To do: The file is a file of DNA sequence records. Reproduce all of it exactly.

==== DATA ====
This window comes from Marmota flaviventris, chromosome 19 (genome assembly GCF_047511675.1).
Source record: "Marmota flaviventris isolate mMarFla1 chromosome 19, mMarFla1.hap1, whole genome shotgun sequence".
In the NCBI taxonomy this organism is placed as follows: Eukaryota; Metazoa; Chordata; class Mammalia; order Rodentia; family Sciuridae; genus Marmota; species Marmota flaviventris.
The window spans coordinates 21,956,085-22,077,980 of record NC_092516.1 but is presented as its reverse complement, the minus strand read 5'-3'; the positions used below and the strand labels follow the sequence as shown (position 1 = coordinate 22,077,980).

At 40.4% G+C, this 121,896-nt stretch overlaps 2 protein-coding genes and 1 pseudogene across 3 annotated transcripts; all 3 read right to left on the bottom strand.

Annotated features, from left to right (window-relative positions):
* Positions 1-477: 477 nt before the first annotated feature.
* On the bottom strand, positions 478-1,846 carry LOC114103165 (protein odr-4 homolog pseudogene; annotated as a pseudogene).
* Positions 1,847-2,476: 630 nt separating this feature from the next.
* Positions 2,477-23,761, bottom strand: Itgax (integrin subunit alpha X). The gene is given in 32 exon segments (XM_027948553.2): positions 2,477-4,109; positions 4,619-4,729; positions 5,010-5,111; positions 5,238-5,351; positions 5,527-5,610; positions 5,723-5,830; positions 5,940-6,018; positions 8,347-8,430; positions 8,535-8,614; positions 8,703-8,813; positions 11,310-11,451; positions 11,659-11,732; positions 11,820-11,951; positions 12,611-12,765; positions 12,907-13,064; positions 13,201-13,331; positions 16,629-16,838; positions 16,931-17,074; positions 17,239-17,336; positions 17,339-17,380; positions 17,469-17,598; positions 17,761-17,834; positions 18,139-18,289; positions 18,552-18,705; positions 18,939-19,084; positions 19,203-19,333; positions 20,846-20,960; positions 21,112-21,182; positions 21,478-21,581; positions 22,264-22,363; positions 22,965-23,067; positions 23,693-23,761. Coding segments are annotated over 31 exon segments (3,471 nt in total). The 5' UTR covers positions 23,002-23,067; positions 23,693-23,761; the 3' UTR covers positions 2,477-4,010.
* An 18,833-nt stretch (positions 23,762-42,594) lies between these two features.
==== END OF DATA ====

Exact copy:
This window comes from Marmota flaviventris, chromosome 19 (genome assembly GCF_047511675.1).
Source record: "Marmota flaviventris isolate mMarFla1 chromosome 19, mMarFla1.hap1, whole genome shotgun sequence".
In the NCBI taxonomy this organism is placed as follows: Eukaryota; Metazoa; Chordata; class Mammalia; order Rodentia; family Sciuridae; genus Marmota; species Marmota flaviventris.
The window spans coordinates 21,956,085-22,077,980 of record NC_092516.1 but is presented as its reverse complement, the minus strand read 5'-3'; the positions used below and the strand labels follow the sequence as shown (position 1 = coordinate 22,077,980).

At 40.4% G+C, this 121,896-nt stretch overlaps 2 protein-coding genes and 1 pseudogene across 3 annotated transcripts; all 3 read right to left on the bottom strand.

Annotated features, from left to right (window-relative positions):
* Positions 1-477: 477 nt before the first annotated feature.
* On the bottom strand, positions 478-1,846 carry LOC114103165 (protein odr-4 homolog pseudogene; annotated as a pseudogene).
* Positions 1,847-2,476: 630 nt separating this feature from the next.
* Positions 2,477-23,761, bottom strand: Itgax (integrin subunit alpha X). The gene is given in 32 exon segments (XM_027948553.2): positions 2,477-4,109; positions 4,619-4,729; positions 5,010-5,111; positions 5,238-5,351; positions 5,527-5,610; positions 5,723-5,830; positions 5,940-6,018; positions 8,347-8,430; positions 8,535-8,614; positions 8,703-8,813; positions 11,310-11,451; positions 11,659-11,732; positions 11,820-11,951; positions 12,611-12,765; positions 12,907-13,064; positions 13,201-13,331; positions 16,629-16,838; positions 16,931-17,074; positions 17,239-17,336; positions 17,339-17,380; positions 17,469-17,598; positions 17,761-17,834; positions 18,139-18,289; positions 18,552-18,705; positions 18,939-19,084; positions 19,203-19,333; positions 20,846-20,960; positions 21,112-21,182; positions 21,478-21,581; positions 22,264-22,363; positions 22,965-23,067; positions 23,693-23,761. Coding segments are annotated over 31 exon segments (3,471 nt in total). The 5' UTR covers positions 23,002-23,067; positions 23,693-23,761; the 3' UTR covers positions 2,477-4,010.
* An 18,833-nt stretch (positions 23,762-42,594) lies between these two features.